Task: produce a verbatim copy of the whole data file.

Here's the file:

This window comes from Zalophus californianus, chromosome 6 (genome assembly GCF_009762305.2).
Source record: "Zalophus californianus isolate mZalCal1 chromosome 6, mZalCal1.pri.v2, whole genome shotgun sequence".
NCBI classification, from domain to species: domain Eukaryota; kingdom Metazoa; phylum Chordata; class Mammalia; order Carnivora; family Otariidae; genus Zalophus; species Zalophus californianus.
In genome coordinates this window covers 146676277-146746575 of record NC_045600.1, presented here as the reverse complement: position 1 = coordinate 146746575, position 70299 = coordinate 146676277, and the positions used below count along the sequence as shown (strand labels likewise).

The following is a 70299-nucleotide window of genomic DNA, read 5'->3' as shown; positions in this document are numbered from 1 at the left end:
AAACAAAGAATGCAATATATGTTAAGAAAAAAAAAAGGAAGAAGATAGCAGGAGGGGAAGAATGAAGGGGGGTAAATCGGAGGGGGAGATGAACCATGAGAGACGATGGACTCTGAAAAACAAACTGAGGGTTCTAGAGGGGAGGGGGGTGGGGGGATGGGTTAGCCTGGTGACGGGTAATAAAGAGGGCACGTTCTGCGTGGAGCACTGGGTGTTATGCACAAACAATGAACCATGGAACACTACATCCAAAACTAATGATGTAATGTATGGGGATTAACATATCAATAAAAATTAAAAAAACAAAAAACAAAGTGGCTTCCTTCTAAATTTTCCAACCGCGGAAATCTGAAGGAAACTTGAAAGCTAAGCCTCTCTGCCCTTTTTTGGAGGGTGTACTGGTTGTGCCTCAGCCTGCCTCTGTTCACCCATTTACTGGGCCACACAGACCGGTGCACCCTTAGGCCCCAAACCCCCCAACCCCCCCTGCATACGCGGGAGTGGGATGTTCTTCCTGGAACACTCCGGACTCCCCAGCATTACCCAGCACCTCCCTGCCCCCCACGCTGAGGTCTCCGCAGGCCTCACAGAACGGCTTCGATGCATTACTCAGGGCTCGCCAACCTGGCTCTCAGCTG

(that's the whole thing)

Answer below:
This window comes from Zalophus californianus, chromosome 6 (genome assembly GCF_009762305.2).
Source record: "Zalophus californianus isolate mZalCal1 chromosome 6, mZalCal1.pri.v2, whole genome shotgun sequence".
NCBI classification, from domain to species: domain Eukaryota; kingdom Metazoa; phylum Chordata; class Mammalia; order Carnivora; family Otariidae; genus Zalophus; species Zalophus californianus.
In genome coordinates this window covers 146676277-146746575 of record NC_045600.1, presented here as the reverse complement: position 1 = coordinate 146746575, position 70299 = coordinate 146676277, and the positions used below count along the sequence as shown (strand labels likewise).

The following is a 70299-nucleotide window of genomic DNA, read 5'->3' as shown; positions in this document are numbered from 1 at the left end:
AAACAAAGAATGCAATATATGTTAAGAAAAAAAAAAGGAAGAAGATAGCAGGAGGGGAAGAATGAAGGGGGGTAAATCGGAGGGGGAGATGAACCATGAGAGACGATGGACTCTGAAAAACAAACTGAGGGTTCTAGAGGGGAGGGGGGTGGGGGGATGGGTTAGCCTGGTGACGGGTAATAAAGAGGGCACGTTCTGCGTGGAGCACTGGGTGTTATGCACAAACAATGAACCATGGAACACTACATCCAAAACTAATGATGTAATGTATGGGGATTAACATATCAATAAAAATTAAAAAAACAAAAAACAAAGTGGCTTCCTTCTAAATTTTCCAACCGCGGAAATCTGAAGGAAACTTGAAAGCTAAGCCTCTCTGCCCTTTTTTGGAGGGTGTACTGGTTGTGCCTCAGCCTGCCTCTGTTCACCCATTTACTGGGCCACACAGACCGGTGCACCCTTAGGCCCCAAACCCCCCAACCCCCCCTGCATACGCGGGAGTGGGATGTTCTTCCTGGAACACTCCGGACTCCCCAGCATTACCCAGCACCTCCCTGCCCCCCACGCTGAGGTCTCCGCAGGCCTCACAGAACGGCTTCGATGCATTACTCAGGGCTCGCCAACCTGGCTCTCAGCTG